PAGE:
The University of Dhaka stepped into its hundredth year on July 01, 2021. However, the centennial celebrations started on December 01 due to Covid restrictions.
Dhaka University (DU) started its glorious journey a hundred years ago, in 1921, with only three faculties, 12 departments, three dormitories, 60 teachers, and 877 students on a 600-acre area of land. Today it has blossomed into a giant educational and political powerhouse in all aspects with 84 departments, 13 institutes, 1,992 teachers, 37,018 students, and 56 research centres.
Since its earliest days, the University of Dhaka has played the most significant role in the political, social, cultural, and economic transformation of this region. It became the site where orthodox and liberal ideals intersected and where the structural and ideological reshaping of the new middle class that emerged in post-independent Bangladesh formed.
The students and teachers of DU were the pioneers in every movement including the language movement of 1952, the non-cooperation movement of 1966, the mass uprising of 1969, the great liberation war of 1971, and the anti-authoritarian movement.
This is the university that had the reputation and ability to provide Doctor of Literature (D.Litt) to personalities like Sir Abdur Rahim, Sir Jagadish Chandra Bose, Sir Prafulla Chandra Roy, Sir Jadunath Sarkar, Sir Mohammad Iqbal, Rabindranath Tagore, and Sarat Chandra Chatterjee, among others. Often referred to as the 'Oxford of the East', this highest echelon of academic excellence of the country has many past achievements to boast about.
When it comes to counting the achievements in recent times, there is a common opinion shared by most of the students and teachers of Dhaka University, and that is-- the institution hasn't been able to hold its esteemed past reputation.
Tauhid Hasan, pursuing his master's from the Linguistics Department of Dhaka University, compared DU with IIT Kharagpur, which was established in 1951 but has achieved significance throughout the sub-continent and around the world. Whereas Dhaka University, in its 100th year, is lagging far behind that institution.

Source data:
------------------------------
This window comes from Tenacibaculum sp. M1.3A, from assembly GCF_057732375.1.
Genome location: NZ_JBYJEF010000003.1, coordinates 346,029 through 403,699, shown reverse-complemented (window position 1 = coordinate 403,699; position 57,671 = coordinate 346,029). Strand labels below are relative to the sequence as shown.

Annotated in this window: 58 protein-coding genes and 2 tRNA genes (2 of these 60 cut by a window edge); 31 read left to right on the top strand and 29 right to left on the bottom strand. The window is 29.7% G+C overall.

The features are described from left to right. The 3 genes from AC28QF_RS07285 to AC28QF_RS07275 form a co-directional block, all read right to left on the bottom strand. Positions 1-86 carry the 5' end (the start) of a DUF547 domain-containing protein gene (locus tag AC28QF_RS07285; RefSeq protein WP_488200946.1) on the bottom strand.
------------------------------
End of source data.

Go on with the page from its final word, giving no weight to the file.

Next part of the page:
"Improving the research performance rank, establishing new halls for students, and most importantly abating the highly politicised system are the areas the authorities should be focusing on," remarked Tauhid.
Speaking of improvements, Fatema Tasnim's expectations are to enhance the number of international students. This juxtaposition helps the students to get in touch with flavours of not only cultural but also historical diversities.
On a brighter note, the sophomore from the English Department of Dhaka University rejoiced, "It was beyond assumptions even 20 years back from now that it will come under digitalisation. The students will attend classes online during a pandemic, educational email addresses will be provided to each student, and much more."
When it comes to raising voices and protesting for rights, Dhaka University still holds the reputation for being the leading force. But things take a turn for the worse when certain groups try to suppress those voices. "It's saddening that both these parties are students of the same university," sorrowfully said Rawnak Islam.
"Even though our university has lost much of its glory to politicisation, lack of research and publishing, and accommodation problems, it's still a station for the best minds of the country. And I like to believe that DU will regain its glory through the beautiful minds it fosters," said the hopeful final year student from Mass Communication and Journalism Department of Dhaka University.
Dhaka University has made it to the 801-1,000 slots of the Times Higher Education (THE) World University Rankings 2022 after five years. This has added to the centenary celebrations of the university.
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